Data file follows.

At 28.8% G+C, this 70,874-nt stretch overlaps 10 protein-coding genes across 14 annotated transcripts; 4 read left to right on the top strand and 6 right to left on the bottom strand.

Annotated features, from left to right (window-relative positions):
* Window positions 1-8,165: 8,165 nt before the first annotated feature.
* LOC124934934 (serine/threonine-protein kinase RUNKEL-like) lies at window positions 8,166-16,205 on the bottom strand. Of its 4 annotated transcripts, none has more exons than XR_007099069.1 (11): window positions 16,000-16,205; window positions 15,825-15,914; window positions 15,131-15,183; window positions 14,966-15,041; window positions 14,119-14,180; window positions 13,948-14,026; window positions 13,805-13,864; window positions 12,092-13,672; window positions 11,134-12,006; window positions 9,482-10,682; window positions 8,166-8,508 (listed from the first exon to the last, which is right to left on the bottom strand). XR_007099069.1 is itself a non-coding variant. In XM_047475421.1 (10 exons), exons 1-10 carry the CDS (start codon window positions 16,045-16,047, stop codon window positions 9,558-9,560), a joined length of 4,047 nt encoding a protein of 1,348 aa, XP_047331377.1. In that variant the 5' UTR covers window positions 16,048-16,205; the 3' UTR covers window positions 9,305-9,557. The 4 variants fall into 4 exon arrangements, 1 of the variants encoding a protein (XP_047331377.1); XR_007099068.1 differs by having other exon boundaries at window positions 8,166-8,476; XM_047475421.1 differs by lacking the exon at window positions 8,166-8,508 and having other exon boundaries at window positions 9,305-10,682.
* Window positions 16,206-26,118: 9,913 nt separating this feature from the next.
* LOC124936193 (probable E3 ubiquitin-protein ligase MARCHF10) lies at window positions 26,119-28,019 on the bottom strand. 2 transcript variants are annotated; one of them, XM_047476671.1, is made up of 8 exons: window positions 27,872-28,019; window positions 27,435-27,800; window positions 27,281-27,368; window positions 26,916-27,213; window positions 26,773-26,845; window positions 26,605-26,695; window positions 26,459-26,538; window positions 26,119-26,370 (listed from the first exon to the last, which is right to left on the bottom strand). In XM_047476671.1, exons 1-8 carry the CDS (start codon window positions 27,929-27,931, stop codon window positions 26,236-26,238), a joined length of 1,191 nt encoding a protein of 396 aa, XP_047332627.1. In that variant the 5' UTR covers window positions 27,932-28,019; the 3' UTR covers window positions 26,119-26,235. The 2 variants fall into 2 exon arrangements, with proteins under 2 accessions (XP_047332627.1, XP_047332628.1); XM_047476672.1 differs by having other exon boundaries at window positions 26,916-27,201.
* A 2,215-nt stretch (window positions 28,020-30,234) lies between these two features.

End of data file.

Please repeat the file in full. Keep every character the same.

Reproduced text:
At 28.8% G+C, this 70,874-nt stretch overlaps 10 protein-coding genes across 14 annotated transcripts; 4 read left to right on the top strand and 6 right to left on the bottom strand.

Annotated features, from left to right (window-relative positions):
* Window positions 1-8,165: 8,165 nt before the first annotated feature.
* LOC124934934 (serine/threonine-protein kinase RUNKEL-like) lies at window positions 8,166-16,205 on the bottom strand. Of its 4 annotated transcripts, none has more exons than XR_007099069.1 (11): window positions 16,000-16,205; window positions 15,825-15,914; window positions 15,131-15,183; window positions 14,966-15,041; window positions 14,119-14,180; window positions 13,948-14,026; window positions 13,805-13,864; window positions 12,092-13,672; window positions 11,134-12,006; window positions 9,482-10,682; window positions 8,166-8,508 (listed from the first exon to the last, which is right to left on the bottom strand). XR_007099069.1 is itself a non-coding variant. In XM_047475421.1 (10 exons), exons 1-10 carry the CDS (start codon window positions 16,045-16,047, stop codon window positions 9,558-9,560), a joined length of 4,047 nt encoding a protein of 1,348 aa, XP_047331377.1. In that variant the 5' UTR covers window positions 16,048-16,205; the 3' UTR covers window positions 9,305-9,557. The 4 variants fall into 4 exon arrangements, 1 of the variants encoding a protein (XP_047331377.1); XR_007099068.1 differs by having other exon boundaries at window positions 8,166-8,476; XM_047475421.1 differs by lacking the exon at window positions 8,166-8,508 and having other exon boundaries at window positions 9,305-10,682.
* Window positions 16,206-26,118: 9,913 nt separating this feature from the next.
* LOC124936193 (probable E3 ubiquitin-protein ligase MARCHF10) lies at window positions 26,119-28,019 on the bottom strand. 2 transcript variants are annotated; one of them, XM_047476671.1, is made up of 8 exons: window positions 27,872-28,019; window positions 27,435-27,800; window positions 27,281-27,368; window positions 26,916-27,213; window positions 26,773-26,845; window positions 26,605-26,695; window positions 26,459-26,538; window positions 26,119-26,370 (listed from the first exon to the last, which is right to left on the bottom strand). In XM_047476671.1, exons 1-8 carry the CDS (start codon window positions 27,929-27,931, stop codon window positions 26,236-26,238), a joined length of 1,191 nt encoding a protein of 396 aa, XP_047332627.1. In that variant the 5' UTR covers window positions 27,932-28,019; the 3' UTR covers window positions 26,119-26,235. The 2 variants fall into 2 exon arrangements, with proteins under 2 accessions (XP_047332627.1, XP_047332628.1); XM_047476672.1 differs by having other exon boundaries at window positions 26,916-27,201.
* A 2,215-nt stretch (window positions 28,020-30,234) lies between these two features.